A year later, City Lights Books' publisher and poet Lawrence Ferlinghetti got hit with federal obscenity charges for publishing Ginsberg's masterpiece. A San Francisco judge ruled in 1957 that Howl and Other Poems had "redeeming social value."

Fifty years later, "Howl" is still taught, deconstructed, performed and sold in a Pocket Poetry Series replica of Ferlinghetti's original City Lights Books edition around the world. In Utah, San Francisco, England and now Cincinnati, groups will convene Oct. 7 to commemorate the 50th anniversary of the first public reading of "Howl."

At 9:25 p.m. on Friday at InkTank World Headquarters, (1311 Main St., Over-the-Rhine), poets Olufemi (The Lyrical Insurrection), Aralee Strange (Dr. Pain on Main) and Matt Hart (Forklift, Ohio) will read "Howl" in toto, passing the mic across race, gender and generations. $5 cover. (Kathy Y. Wilson)

Robert K. Wallace Is History
You might think a book comparing literary luminaries from the 19th century would be a tad dry and academic, but not in the hands of Robert K. Wallace, who teaches at Northern Kentucky University. His 132-page study, Douglass and Melville: Anchored Together in Neighborly Style, is readable and engaging, with lots of photographs and information enabling readers to understand the parallel existences and possible mutual influences of the men. (Frederick Douglass' life spanned 1818-1895, while Herman Melville's was 1819-1891.)

Wallace focuses on the decade when they were each at the peak of notoriety, 1845-1855; The Narrative of Frederick Douglass was published in 1845, Melville's Moby Dick in 1851. Wallace divides his commentary into two large sections: "Did Douglass and Melville Meet in Person?" (there were several opportunities) and "Did Douglass and Melville Know Each Other's Work?"(it seems likely).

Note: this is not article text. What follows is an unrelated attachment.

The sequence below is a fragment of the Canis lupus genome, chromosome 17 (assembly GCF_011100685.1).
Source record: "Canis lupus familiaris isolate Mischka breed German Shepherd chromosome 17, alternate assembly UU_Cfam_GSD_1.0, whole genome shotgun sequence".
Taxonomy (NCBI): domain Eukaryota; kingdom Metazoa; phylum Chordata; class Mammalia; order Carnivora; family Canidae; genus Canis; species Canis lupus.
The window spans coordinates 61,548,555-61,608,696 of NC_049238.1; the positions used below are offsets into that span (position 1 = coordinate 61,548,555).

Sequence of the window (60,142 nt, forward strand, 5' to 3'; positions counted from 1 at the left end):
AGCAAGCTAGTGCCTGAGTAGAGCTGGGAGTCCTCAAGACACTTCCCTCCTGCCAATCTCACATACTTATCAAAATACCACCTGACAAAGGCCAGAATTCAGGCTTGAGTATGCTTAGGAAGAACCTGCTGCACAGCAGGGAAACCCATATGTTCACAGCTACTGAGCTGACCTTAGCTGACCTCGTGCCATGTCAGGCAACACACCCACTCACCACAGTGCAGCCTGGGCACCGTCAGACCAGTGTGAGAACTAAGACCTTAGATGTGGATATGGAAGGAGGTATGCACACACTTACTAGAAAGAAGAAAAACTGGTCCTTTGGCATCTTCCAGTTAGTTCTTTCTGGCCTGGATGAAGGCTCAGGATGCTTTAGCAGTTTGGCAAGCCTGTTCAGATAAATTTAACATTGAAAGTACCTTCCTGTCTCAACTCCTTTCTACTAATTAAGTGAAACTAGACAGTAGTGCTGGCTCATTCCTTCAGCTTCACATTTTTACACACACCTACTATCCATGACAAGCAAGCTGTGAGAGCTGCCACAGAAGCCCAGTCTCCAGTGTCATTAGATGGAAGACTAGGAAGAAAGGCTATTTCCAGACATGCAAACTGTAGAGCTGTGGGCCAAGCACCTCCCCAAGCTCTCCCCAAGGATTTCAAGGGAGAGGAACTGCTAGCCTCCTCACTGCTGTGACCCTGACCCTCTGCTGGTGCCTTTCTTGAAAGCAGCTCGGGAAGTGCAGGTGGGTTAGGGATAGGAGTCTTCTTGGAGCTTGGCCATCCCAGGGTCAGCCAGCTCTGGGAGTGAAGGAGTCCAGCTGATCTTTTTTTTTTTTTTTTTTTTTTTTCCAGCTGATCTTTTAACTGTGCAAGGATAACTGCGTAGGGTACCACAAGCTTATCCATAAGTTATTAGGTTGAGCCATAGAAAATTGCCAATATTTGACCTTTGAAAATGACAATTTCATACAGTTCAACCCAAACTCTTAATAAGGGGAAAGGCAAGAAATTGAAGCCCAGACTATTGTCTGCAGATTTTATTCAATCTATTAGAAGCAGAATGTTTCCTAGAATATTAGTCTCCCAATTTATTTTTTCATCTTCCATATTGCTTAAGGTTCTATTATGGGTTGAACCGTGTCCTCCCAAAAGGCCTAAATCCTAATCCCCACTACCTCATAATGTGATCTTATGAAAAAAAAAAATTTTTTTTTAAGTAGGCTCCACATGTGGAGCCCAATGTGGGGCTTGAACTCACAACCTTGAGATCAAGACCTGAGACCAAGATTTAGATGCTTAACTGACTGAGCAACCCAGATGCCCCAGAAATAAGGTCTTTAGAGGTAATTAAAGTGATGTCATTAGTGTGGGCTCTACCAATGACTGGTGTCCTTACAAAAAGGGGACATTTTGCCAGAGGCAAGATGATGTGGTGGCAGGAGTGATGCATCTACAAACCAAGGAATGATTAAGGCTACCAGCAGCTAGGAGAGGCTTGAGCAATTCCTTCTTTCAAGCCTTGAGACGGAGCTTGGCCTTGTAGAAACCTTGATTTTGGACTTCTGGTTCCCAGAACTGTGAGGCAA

A Melville scholar for three decades, Wallace became fascinated with Douglass' vivid personality while curating an exhibition, Our Bondage/Our Freedom: Frederick Douglass and Herman Melville, marking the 150th anniversary of the 1855 publications of Douglass' My Bondage and My Freedom and Melville's Benito Cereno. Both men wrote passionately about slavery, freedom and racism, and Wallace's book sheds light on their era by examining them as contemporaries. (Rick Pender)

Punk Zine Keeps on Rockin'
Just shy of a decade ago, local musician Shawn Abnoxious launched The Neus Subjex, a zine that documented, critiqued and celebrated the local Punk Rock scene (with the occasional nod to national underground acts). That's not so unusual — in 1996, you could walk into any record store in Clifton and find a table stacked to your chin with stapled and photocopied D.I.Y. publications focusing on different forms of music and culture.

But what sets Neus apart is its longevity. While zines come and go (usually due to the dwindling interest of the publishers or public), Abnoxious and his staff of volunteer scribes have helped Neus endure well past the usual fanzine shelf life. With the rise of Internet mags, blogs and message boards (the companion Web site has that side covered), the hard-copy Punk Rock zine is something of an endangered species.

Besides Abnoxious' dedication, the content of Neus is also a big reason it's stuck around. While written in the funny, conversational, pull-no-punches style expected of such a zine, in the interviews, news items and reviews Abnoxious (who moonlights as bassist for the excellent Punk band The Socials) and his writers show a certain level of respect and knowledge that supercedes their desire to pen dismissive, shock-value pieces that essentially just show what a dick the writer can be and don't really give much useful information. The Neus Subjex is available for free at Shake It Records in Northside; info about subscriptions can be found at (Mike Breen)